When I run a webinar, I do not want to send the very same e-mail to everyone on my list. I wish to send them the suitable email for their level of engagement – . . Here’s the automation I utilize to promote an evergreen webinar: First it verifies that they have not currently purchased the product I pitch in the webinar.
Then it sends a series of emails to get them interested in the webinar, and to motivate them to sign up. If they sign up, they right away struck the “Objective” toward the end of the webinar, and the automation ends. If they don’t register, they get contributed to an automation promoting a rebroadcast of the webinar. .
This allows me to personalize my messaging, in other automations, based upon the contact’s engagement with the webinar. Here’s the WebinarJam combination panel: I can add tags based upon whether the contact registered, went to, missed, or based upon for how long they remained in the webinar. These tags can then set off automations within ActiveCampaign.
It costs me money, and it makes it more likely that my e-mails go to spam or Gmail’s promos tab. Individuals who do not open my emails make it harder for other e-mails to get to the individuals who really desire them! The “Pro” plan of ActiveCampaign has lead scoring integrated in.
Here’s an automation I received from ActiveCampaign’s library of automations, which I utilize to tell which contacts aren’t engaging with my emails. When a contact subscribes, this automation adds a “0 days” tag. As time passes, it includes brand-new tags for 7 days, 1 month, 60 days, etc Each time they open an email, a different automation eliminates them from this automation, eliminates all of those tags, and starts this automation over again.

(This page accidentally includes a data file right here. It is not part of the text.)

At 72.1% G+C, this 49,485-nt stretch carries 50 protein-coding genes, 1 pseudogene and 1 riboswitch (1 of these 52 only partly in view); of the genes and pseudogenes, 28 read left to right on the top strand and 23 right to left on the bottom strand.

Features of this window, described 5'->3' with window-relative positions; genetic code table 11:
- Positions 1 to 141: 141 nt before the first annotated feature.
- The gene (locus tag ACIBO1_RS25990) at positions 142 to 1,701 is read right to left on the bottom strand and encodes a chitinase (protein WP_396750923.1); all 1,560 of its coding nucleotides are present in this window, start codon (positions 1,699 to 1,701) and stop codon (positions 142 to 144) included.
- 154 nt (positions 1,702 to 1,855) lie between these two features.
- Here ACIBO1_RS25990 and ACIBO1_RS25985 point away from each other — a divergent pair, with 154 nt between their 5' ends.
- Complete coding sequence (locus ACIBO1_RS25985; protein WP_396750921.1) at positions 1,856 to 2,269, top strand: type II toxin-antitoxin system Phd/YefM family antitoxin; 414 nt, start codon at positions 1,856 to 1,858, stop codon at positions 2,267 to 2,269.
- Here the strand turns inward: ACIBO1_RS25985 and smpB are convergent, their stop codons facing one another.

This automation can be frustrating in the beginning, and this is among those cases where I wish ActiveCampaign had a more out-of-the-box option. But, due to the fact that you can do anything with ActiveCampaign, often you have to build things from scratch. ActiveCampaign has an option to delete inactive customers, which I do not recommend.
Some customers don’t have actually tracking switched on, so their opens aren’t tape-recorded. Others still desire to be subscribed however have actually been hectic. Here’s my reactivation series: I send one e-mail asking if they still wish to be subscribed, and briefly discussing why I keep my email list clean. In one week, I send them another e-mail (if they already clicked on the verification link in the previous e-mail, they’ve currently been eliminated from the automation using a separate automation) – .
The automation then unsubscribes them. My e-mails likewise have a link to a type where they can enter their email address to let me know that they do not have tracking allowed. This kind includes a tag that I utilize to filter those contacts out. . I used to include this tag when they clicked a link, but when people don’t have tracking on, it makes those links not work so reliably! I only send out a simple “do you still desire my e-mails?” confirmation.